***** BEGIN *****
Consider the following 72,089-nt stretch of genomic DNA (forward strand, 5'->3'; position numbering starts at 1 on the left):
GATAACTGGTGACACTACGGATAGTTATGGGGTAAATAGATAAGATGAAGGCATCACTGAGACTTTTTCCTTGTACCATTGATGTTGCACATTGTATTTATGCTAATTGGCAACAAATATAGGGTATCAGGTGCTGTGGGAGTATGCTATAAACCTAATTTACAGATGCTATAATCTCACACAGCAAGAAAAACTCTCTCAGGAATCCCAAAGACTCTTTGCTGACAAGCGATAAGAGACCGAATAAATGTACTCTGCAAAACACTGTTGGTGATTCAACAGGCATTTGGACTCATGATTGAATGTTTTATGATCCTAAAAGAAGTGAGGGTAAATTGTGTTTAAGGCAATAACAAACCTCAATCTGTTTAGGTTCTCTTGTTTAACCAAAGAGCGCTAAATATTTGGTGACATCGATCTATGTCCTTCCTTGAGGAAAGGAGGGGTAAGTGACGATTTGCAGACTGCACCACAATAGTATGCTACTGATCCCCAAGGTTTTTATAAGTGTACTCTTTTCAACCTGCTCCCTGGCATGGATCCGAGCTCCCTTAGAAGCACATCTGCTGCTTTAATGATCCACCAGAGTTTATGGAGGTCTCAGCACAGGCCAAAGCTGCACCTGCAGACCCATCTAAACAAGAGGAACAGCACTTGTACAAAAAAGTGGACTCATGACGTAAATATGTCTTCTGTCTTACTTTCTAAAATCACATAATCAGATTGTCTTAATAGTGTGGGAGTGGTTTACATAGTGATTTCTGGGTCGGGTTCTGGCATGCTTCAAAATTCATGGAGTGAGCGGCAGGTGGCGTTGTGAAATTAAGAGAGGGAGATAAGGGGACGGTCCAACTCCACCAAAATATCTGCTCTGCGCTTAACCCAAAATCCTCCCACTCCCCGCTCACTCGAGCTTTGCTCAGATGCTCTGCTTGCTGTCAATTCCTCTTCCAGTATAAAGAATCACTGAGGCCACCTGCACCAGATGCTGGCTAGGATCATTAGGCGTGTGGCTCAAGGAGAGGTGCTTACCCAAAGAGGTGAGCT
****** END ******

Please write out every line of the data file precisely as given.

Consider the following 72,089-nt stretch of genomic DNA (forward strand, 5'->3'; position numbering starts at 1 on the left):
GATAACTGGTGACACTACGGATAGTTATGGGGTAAATAGATAAGATGAAGGCATCACTGAGACTTTTTCCTTGTACCATTGATGTTGCACATTGTATTTATGCTAATTGGCAACAAATATAGGGTATCAGGTGCTGTGGGAGTATGCTATAAACCTAATTTACAGATGCTATAATCTCACACAGCAAGAAAAACTCTCTCAGGAATCCCAAAGACTCTTTGCTGACAAGCGATAAGAGACCGAATAAATGTACTCTGCAAAACACTGTTGGTGATTCAACAGGCATTTGGACTCATGATTGAATGTTTTATGATCCTAAAAGAAGTGAGGGTAAATTGTGTTTAAGGCAATAACAAACCTCAATCTGTTTAGGTTCTCTTGTTTAACCAAAGAGCGCTAAATATTTGGTGACATCGATCTATGTCCTTCCTTGAGGAAAGGAGGGGTAAGTGACGATTTGCAGACTGCACCACAATAGTATGCTACTGATCCCCAAGGTTTTTATAAGTGTACTCTTTTCAACCTGCTCCCTGGCATGGATCCGAGCTCCCTTAGAAGCACATCTGCTGCTTTAATGATCCACCAGAGTTTATGGAGGTCTCAGCACAGGCCAAAGCTGCACCTGCAGACCCATCTAAACAAGAGGAACAGCACTTGTACAAAAAAGTGGACTCATGACGTAAATATGTCTTCTGTCTTACTTTCTAAAATCACATAATCAGATTGTCTTAATAGTGTGGGAGTGGTTTACATAGTGATTTCTGGGTCGGGTTCTGGCATGCTTCAAAATTCATGGAGTGAGCGGCAGGTGGCGTTGTGAAATTAAGAGAGGGAGATAAGGGGACGGTCCAACTCCACCAAAATATCTGCTCTGCGCTTAACCCAAAATCCTCCCACTCCCCGCTCACTCGAGCTTTGCTCAGATGCTCTGCTTGCTGTCAATTCCTCTTCCAGTATAAAGAATCACTGAGGCCACCTGCACCAGATGCTGGCTAGGATCATTAGGCGTGTGGCTCAAGGAGAGGTGCTTACCCAAAGAGGTGAGCT